In Part One of our series, we commended the state of Virginia’s effort to coordinate its recount and contest procedures for a presidential election in a way to enable the state to meet the Safe Harbor Deadline. And Virginia is a state with particularly noticeable success in resolving high-profile disputes in statewide elections. From a U.S. Senate election in 1978 to a gubernatorial election in 1989 to two recent Attorney General elections, one in 2005 and another in 2013, Virginia has managed to reach closure of these disputed elections with relative dispatch—by mid-December in all four instances—and without contentious or protracted litigation. See Edward B. Folley, Ballot Battles: The History of Disputed Elections in the United States, 248, 334-336 & Appendix (2016). With this solid track record, Virginia deserves to have its special procedures for a disputed presidential election evaluated with deference and respect.

Nonetheless, for several reasons the particular provisions that Virginia has adopted, while superior to those in other states, remain less than optimal. First and foremost, contrary to the approach reflected in Part III and especially in § 303 of its Procedures, Virginia does not begin to implement its special provisions tailored to the exigent circumstances of a disputed presidential election until two weeks after Election Day. There is no statutory mechanism in Virginia for triggering expedition in a disputed presidential election immediately after Election Day in the circumstance when the nation and world know that the presidential election “is too close to call” and the outcome hangs on Virginia. Even in this situation, Virginia law expends the first two-fifths of the five-week period available under the Safe Harbor Deadline by proceeding as if the situation involved a conventional nonpresidential election. Only during the latter three-fifths of the five-week period do special procedures for a disputed presidential election begin to kick in. Waiting two-fifths of the way through the five-week period available is unwise, given the urgency of an unresolved and potentially litigation-filled presidential election. One cannot predict exactly what issues might arise during the five-week period, and there easily might end up being not enough time available at the back end because of the failure to enter into special expedited mode at the beginning of the process.

Both § 801.1, the presidential-recount provision, and § 805, the presidential-contest provision, explicitly refer to the certification of the election under § 24.2-679 as the predicate for commencing special expedited proceedings in a disputed presidential election. A candidate cannot formally request a recount, and thus start the official recount process, until there has been a certification of the election under § 679 and it is determined that the candidate is within one percent of the certified winner. See § 800. Likewise, a candidate cannot contest a presidential election under § 805 until after it has been certified under § 679.

But § 679 applies to all elections not just presidential ones. And it provides that the State Board of Elections shall meet to certify a November election “on the third Monday in November.” This day will always be 13 days after Election Day, which is the first Tuesday after the first Monday. Thus, there will always be a passage of essentially two weeks before the particular presidential provisions of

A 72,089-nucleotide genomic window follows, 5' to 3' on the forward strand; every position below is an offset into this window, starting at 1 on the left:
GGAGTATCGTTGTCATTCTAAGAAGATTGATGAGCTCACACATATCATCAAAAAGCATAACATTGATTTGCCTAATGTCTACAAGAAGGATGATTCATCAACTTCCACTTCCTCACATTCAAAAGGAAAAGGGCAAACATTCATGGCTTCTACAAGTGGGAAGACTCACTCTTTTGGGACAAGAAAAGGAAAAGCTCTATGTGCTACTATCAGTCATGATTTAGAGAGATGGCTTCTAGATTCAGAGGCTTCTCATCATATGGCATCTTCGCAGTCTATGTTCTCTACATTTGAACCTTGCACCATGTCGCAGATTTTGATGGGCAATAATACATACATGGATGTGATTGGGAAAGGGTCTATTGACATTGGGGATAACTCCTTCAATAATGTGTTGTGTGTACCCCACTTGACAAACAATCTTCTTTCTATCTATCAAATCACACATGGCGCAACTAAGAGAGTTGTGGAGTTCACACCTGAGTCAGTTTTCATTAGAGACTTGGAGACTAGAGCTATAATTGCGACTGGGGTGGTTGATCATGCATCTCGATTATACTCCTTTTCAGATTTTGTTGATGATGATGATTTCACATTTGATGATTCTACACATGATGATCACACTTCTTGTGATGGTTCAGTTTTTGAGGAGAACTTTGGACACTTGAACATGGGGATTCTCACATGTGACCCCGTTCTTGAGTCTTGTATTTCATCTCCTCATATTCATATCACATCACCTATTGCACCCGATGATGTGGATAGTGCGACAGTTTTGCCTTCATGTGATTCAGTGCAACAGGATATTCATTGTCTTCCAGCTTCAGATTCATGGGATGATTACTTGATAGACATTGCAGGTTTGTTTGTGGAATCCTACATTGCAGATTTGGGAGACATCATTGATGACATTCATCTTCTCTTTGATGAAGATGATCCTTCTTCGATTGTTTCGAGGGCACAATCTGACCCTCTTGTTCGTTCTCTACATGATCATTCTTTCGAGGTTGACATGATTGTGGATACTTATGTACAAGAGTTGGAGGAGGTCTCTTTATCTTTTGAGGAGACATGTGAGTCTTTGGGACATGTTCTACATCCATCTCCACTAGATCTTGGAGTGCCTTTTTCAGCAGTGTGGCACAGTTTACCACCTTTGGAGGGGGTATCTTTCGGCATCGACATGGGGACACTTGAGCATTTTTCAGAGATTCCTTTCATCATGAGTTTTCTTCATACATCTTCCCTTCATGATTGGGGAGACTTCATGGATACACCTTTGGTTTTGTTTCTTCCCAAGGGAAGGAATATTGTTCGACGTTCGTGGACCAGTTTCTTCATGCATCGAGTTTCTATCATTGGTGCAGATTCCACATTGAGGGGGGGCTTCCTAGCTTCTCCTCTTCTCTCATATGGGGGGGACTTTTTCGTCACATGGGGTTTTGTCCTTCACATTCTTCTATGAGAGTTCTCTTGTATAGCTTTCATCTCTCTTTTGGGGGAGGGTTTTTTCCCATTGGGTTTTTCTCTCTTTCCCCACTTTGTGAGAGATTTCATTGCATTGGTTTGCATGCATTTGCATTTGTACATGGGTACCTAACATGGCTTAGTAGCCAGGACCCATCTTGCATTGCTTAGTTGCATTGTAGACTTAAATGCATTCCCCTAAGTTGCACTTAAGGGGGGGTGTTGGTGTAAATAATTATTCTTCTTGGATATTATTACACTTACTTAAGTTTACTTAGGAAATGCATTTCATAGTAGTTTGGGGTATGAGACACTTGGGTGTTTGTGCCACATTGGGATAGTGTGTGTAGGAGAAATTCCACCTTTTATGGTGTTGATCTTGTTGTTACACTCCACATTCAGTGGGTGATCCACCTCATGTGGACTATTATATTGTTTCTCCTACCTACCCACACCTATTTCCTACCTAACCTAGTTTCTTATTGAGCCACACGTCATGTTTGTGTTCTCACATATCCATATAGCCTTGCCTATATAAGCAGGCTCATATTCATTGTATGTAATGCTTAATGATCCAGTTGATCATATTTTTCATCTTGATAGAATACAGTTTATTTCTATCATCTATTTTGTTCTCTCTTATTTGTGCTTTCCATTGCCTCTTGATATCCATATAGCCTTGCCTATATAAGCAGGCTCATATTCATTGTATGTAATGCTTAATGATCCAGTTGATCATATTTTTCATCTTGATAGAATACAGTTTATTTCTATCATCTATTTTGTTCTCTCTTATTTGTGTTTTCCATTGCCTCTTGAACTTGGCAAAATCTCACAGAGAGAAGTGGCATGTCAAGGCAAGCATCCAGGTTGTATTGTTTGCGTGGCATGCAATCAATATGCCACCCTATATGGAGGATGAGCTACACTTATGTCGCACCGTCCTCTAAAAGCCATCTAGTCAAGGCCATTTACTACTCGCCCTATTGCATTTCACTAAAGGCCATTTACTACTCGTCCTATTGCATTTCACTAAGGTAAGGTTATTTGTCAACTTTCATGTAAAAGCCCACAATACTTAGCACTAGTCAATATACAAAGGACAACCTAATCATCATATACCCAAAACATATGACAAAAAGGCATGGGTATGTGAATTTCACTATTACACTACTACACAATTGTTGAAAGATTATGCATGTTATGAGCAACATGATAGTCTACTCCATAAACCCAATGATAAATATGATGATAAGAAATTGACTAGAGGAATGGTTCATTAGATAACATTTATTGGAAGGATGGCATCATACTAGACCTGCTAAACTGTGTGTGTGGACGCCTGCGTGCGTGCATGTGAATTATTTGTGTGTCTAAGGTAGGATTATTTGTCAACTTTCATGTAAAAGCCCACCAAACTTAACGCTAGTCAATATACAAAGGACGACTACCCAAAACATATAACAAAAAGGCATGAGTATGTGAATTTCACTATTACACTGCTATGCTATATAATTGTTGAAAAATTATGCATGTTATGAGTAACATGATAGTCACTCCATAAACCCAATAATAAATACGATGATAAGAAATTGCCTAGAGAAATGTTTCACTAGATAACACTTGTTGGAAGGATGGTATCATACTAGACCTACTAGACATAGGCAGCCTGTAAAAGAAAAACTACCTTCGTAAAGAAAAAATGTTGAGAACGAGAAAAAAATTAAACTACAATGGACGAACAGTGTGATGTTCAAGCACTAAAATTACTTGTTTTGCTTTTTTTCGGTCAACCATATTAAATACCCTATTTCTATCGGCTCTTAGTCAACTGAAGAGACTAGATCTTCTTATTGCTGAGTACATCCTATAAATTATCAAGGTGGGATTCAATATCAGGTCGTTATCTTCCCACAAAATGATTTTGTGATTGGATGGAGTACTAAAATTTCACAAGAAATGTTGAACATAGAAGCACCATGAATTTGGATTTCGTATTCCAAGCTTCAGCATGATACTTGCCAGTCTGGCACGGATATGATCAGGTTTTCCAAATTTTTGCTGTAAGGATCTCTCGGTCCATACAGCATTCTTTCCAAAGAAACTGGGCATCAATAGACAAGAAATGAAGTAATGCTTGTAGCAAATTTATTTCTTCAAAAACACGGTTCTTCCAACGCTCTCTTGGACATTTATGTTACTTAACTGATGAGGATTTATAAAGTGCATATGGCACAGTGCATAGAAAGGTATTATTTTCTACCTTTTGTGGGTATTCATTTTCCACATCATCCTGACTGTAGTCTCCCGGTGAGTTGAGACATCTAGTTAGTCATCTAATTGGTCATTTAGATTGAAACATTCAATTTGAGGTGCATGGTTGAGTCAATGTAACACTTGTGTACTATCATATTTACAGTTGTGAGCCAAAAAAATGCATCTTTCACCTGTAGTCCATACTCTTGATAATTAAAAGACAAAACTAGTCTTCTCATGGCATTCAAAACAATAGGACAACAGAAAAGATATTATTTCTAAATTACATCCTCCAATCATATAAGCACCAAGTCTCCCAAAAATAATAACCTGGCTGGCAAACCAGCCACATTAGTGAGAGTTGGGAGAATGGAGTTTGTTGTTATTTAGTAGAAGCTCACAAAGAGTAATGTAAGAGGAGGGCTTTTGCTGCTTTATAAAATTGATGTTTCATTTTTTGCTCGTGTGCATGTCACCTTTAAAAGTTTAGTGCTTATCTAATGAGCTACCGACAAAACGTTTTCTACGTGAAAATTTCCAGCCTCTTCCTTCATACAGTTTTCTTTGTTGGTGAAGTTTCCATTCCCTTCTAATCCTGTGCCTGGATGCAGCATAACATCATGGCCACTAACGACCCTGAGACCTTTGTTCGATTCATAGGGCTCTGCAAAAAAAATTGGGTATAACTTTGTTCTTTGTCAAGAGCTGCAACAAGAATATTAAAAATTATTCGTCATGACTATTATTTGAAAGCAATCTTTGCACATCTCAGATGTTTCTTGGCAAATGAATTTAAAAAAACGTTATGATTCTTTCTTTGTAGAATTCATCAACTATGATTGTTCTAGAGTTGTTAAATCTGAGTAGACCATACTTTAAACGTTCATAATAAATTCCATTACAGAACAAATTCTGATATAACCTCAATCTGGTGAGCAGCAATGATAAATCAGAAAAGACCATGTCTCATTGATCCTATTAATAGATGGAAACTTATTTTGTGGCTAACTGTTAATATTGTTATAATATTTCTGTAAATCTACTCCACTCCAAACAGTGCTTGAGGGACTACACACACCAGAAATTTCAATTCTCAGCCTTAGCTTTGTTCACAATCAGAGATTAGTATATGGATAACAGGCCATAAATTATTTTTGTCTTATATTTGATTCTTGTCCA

§§ 801.1 and 805 apply. Virginia law sets forth rules for what must occur prior to the State Board’s certification under § 679—rules that govern what this Part III terms the conduct of the canvass. But these pre-certification rules apply generally to presidential and nonpresidential elections alike, and there is no provision for special expedition of the canvass solely as it pertains to an unresolved and disputable presidential election. Thus, Virginia law fails to take advantage of the possibility of expediting proceedings in an unresolved residential election immediately after Election Day (and certainly before the canvass is certified two weeks later).

Somewhat acknowledging this deficiency, § 801.1—the provision for a presidential recount—contains this hortatory request: “Presidential candidates who anticipate the possibility of asking for a recount are encouraged to so notify the State Board by letter as soon as possible after election day.” But this kind of supplicating language—almost beseeching or imploring—is odd for a statute. It certainly is no substitute for the kind of mandatory trigger of an expedited presidential recount that Part III of the Election Administration Principles and its Procedures contain.

All of the research and analysis undertaken as preparation for Part III, including meetings with local and statewide election officials experienced with the conduct of high-profile recounts, has led to the judgment that all states, including Virginia, would benefit from a provision that triggers expedition in an unresolved presidential election immediately after Election Day. This expedition, as provided by Part III and its Procedures, entails immediate commencement of the recount, rather than treating the canvass as if it were a conventional nonpresidential election and waiting until certification of the canvass before beginning the expedited presidential recount.